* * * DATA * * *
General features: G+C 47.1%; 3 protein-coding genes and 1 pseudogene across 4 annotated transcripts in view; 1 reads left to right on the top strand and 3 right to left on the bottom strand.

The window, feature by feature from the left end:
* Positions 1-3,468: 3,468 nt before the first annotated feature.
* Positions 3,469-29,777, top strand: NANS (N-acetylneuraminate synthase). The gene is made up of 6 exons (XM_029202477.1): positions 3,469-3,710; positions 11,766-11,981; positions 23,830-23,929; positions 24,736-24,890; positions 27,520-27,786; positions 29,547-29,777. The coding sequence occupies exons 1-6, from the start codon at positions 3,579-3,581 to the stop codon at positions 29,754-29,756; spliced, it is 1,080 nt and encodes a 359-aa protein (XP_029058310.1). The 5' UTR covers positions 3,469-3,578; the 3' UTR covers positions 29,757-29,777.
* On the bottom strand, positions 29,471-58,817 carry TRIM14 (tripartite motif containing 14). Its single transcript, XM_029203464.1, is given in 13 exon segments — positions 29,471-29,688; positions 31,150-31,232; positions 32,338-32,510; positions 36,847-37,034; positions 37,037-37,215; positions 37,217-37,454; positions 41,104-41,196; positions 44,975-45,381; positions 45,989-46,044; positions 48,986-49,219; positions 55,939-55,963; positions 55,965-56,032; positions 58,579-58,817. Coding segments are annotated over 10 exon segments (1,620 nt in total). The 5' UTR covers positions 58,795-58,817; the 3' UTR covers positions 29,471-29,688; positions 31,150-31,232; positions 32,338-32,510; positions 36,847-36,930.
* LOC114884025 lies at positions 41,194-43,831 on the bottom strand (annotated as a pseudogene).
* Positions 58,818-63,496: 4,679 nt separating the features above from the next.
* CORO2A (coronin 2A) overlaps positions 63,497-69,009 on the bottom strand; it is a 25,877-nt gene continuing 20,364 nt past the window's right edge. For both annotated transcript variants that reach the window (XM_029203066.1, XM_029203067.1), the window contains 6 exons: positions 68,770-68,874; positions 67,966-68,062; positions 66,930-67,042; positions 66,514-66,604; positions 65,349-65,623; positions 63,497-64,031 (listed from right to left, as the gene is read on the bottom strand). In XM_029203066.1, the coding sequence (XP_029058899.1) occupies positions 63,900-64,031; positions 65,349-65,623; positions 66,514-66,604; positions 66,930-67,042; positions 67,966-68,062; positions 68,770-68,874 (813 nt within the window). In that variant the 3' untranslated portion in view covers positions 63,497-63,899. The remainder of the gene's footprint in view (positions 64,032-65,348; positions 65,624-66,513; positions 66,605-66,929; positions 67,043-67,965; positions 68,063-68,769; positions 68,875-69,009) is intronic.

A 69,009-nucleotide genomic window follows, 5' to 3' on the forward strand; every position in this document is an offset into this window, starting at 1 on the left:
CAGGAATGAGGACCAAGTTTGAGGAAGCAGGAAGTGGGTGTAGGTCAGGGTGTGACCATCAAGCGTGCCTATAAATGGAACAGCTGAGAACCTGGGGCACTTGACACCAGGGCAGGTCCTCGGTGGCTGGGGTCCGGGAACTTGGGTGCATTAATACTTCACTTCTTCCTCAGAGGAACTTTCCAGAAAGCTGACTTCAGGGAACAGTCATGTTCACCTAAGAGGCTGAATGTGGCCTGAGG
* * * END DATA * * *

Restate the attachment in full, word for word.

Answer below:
General features: G+C 47.1%; 3 protein-coding genes and 1 pseudogene across 4 annotated transcripts in view; 1 reads left to right on the top strand and 3 right to left on the bottom strand.

The window, feature by feature from the left end:
* Positions 1-3,468: 3,468 nt before the first annotated feature.
* Positions 3,469-29,777, top strand: NANS (N-acetylneuraminate synthase). The gene is made up of 6 exons (XM_029202477.1): positions 3,469-3,710; positions 11,766-11,981; positions 23,830-23,929; positions 24,736-24,890; positions 27,520-27,786; positions 29,547-29,777. The coding sequence occupies exons 1-6, from the start codon at positions 3,579-3,581 to the stop codon at positions 29,754-29,756; spliced, it is 1,080 nt and encodes a 359-aa protein (XP_029058310.1). The 5' UTR covers positions 3,469-3,578; the 3' UTR covers positions 29,757-29,777.
* On the bottom strand, positions 29,471-58,817 carry TRIM14 (tripartite motif containing 14). Its single transcript, XM_029203464.1, is given in 13 exon segments — positions 29,471-29,688; positions 31,150-31,232; positions 32,338-32,510; positions 36,847-37,034; positions 37,037-37,215; positions 37,217-37,454; positions 41,104-41,196; positions 44,975-45,381; positions 45,989-46,044; positions 48,986-49,219; positions 55,939-55,963; positions 55,965-56,032; positions 58,579-58,817. Coding segments are annotated over 10 exon segments (1,620 nt in total). The 5' UTR covers positions 58,795-58,817; the 3' UTR covers positions 29,471-29,688; positions 31,150-31,232; positions 32,338-32,510; positions 36,847-36,930.
* LOC114884025 lies at positions 41,194-43,831 on the bottom strand (annotated as a pseudogene).
* Positions 58,818-63,496: 4,679 nt separating the features above from the next.
* CORO2A (coronin 2A) overlaps positions 63,497-69,009 on the bottom strand; it is a 25,877-nt gene continuing 20,364 nt past the window's right edge. For both annotated transcript variants that reach the window (XM_029203066.1, XM_029203067.1), the window contains 6 exons: positions 68,770-68,874; positions 67,966-68,062; positions 66,930-67,042; positions 66,514-66,604; positions 65,349-65,623; positions 63,497-64,031 (listed from right to left, as the gene is read on the bottom strand). In XM_029203066.1, the coding sequence (XP_029058899.1) occupies positions 63,900-64,031; positions 65,349-65,623; positions 66,514-66,604; positions 66,930-67,042; positions 67,966-68,062; positions 68,770-68,874 (813 nt within the window). In that variant the 3' untranslated portion in view covers positions 63,497-63,899. The remainder of the gene's footprint in view (positions 64,032-65,348; positions 65,624-66,513; positions 66,605-66,929; positions 67,043-67,965; positions 68,063-68,769; positions 68,875-69,009) is intronic.

A 69,009-nucleotide genomic window follows, 5' to 3' on the forward strand; every position in this document is an offset into this window, starting at 1 on the left:
CAGGAATGAGGACCAAGTTTGAGGAAGCAGGAAGTGGGTGTAGGTCAGGGTGTGACCATCAAGCGTGCCTATAAATGGAACAGCTGAGAACCTGGGGCACTTGACACCAGGGCAGGTCCTCGGTGGCTGGGGTCCGGGAACTTGGGTGCATTAATACTTCACTTCTTCCTCAGAGGAACTTTCCAGAAAGCTGACTTCAGGGAACAGTCATGTTCACCTAAGAGGCTGAATGTGGCCTGAGG